Coming Home from Ghana

 

I can’t really put all of the experiences I’ve had in the past 2 and a half weeks into words. I’ve seen and been through so much. Even though it’s impossible to sum it up I thought that the best way would be through pictures because a picture is worth 1000 words. RIght?

Being back has been so surreal. I’ll be sitting on the couch watching T.V. and it will suddenly occur to me “Wait… about 48 hours ago I was in Ghana.” The first meal I had being back was a cheeseburger with fries and a milkshake and I can tell you that a burger and shake has never tasted so good. Although I do miss a lot of the friends I made I’m really glad to be home and share all of my experiences from the past 2 and a half weeks. With these pictures I hope to do the same with you.

Everyday we would have classes and then when we weren’t teaching we would help with the reading program where we would basically sit and read with the kids for about 50 minutes asking comprehension questions in between. 

This girl was one of my best friends from Heritage Academy. Her name is Felicity and she was in my 7th grade class. She is extremely smart and talented. Reading with her was always a breeze. She was one of the most kind selfless people I met on this trip. Everyday when we would come to reading period we would write each other notes. By the end of the trip these notes started turning into gifts and now we both have friendship bracelets we made each other to remember one another. Felicity unlike most people never asked for a gift or a letter. She always gave but never expected something in return which for someone her age in her environment is pretty remarkable.

ImageThese little cutie’s names are both Esther. I met both of them pretty late into the trip since I didn’t have any classes or reading periods with them but they became two of my favorite kids by the end. Every time they saw me they would run over and give me a huge hug. It made me feel really appreciative that someone was so happy to see me because I was just as happy to see them.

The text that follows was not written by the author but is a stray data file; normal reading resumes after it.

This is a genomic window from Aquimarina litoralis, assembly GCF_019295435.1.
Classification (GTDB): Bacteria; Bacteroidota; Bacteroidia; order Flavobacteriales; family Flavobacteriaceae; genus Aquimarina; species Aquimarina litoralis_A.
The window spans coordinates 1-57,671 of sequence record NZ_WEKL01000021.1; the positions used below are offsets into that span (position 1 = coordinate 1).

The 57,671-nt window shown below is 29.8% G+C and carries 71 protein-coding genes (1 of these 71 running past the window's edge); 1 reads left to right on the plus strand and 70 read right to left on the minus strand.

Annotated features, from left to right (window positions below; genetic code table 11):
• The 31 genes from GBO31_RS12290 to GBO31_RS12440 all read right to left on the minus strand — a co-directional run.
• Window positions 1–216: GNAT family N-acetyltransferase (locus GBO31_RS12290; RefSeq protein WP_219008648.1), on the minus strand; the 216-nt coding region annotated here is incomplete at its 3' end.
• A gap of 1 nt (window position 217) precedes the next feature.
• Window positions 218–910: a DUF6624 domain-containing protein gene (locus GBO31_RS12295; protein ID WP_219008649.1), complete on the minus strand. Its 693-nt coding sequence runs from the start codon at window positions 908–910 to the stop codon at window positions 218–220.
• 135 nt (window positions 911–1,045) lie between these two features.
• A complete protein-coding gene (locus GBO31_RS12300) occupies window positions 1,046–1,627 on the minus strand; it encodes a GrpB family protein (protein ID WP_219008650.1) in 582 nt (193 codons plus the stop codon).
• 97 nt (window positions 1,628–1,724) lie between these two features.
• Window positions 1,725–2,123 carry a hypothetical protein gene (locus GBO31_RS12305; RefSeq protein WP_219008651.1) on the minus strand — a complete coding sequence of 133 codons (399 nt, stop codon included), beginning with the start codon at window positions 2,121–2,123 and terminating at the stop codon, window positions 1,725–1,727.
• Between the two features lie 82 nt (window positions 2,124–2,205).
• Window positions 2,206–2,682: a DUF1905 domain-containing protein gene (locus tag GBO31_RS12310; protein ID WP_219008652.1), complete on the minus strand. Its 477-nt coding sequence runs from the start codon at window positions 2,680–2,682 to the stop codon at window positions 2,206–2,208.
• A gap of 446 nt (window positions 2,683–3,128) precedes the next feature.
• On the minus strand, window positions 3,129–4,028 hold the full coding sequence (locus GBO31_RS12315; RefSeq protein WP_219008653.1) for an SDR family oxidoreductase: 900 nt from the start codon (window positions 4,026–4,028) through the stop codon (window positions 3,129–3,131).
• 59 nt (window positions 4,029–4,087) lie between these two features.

ImageThis was one of my other reading groups and they were always super fun to read with. Their names from left to right are Hannah, Dorcas, Samuel, Abigail and Abigail. They would always come up with creative ways to make reading more fun. For example, their favorite book was called Biscuit which was about a dog named Biscuit. Every time the book said “Woof Woof” they would have to say it as if they were actually a dog. By the end we would all get excited when we turned the page and saw that we got to say “Woof woof!” Hannah since she didn’t speak english very well always enjoyed the “Woof Woof” more than the others because it was easy for her to read. ImageThis is Hannah in the bus that took 600 kids to school everyday. Although this bus can seat probably about 25 kids about 60 kids would be shoved in at a time in order for everyone to make it to school on time. Traffic laws never really applied in Ghana…
ImageWhen we weren’t teaching we got to do some sightseeing! The bridge I’m on in this picture is at Kakum National Park. These bridges were about 300 meters about the ground. ImageThis was the Coconut Grove Beach Resort we got to relax on during the weekends when we weren’t teaching or doing community service.

Well that’s about it from me. There’s a lot more to say about this trip so I hope you read some of the other’s posts because we each had our own unique experiences. Although, at times, this trip was really difficult I know it was definitely worth it because it really did change my life. I want to thank all of the seniors and faculty who were also on this trip for being such a great group and really adding to this amazing experience. 

Until next time!

~Arielle

10 Things I Will Never Take for Granted Again

My time in Ghana has just about come to an end. Tomorrow at 10 p.m. we get on the plane and head back to the U.S. I’m feeling a lot of different emotions right now. I’m super excited to head home and see my family but I also think that the culture shock coming back will be even bigger than the culture shock was coming here. I’m going to appreciate everything a lot more. From my teachers (I now fully understand how hard they work) to cold refrigerators, this trip has really made me realize how much we take for granted. I tried to make a list that was different than things you usually think of.

Some things that I know I take for granted that you shouldn’t are:

1) Clean Bathrooms- We really do have nice bathrooms in America. I won’t go into detail on this one but just trust me. They’re nice. If there’s toilet paper and it flushes, then give thanks. Continue reading “10 Things I Will Never Take for Granted Again”

Attending Church in Ghana

I’ve been waiting a while to post this since we attended church on Sunday. The line to use the internet is always long, but I finally found a time when the computer was free!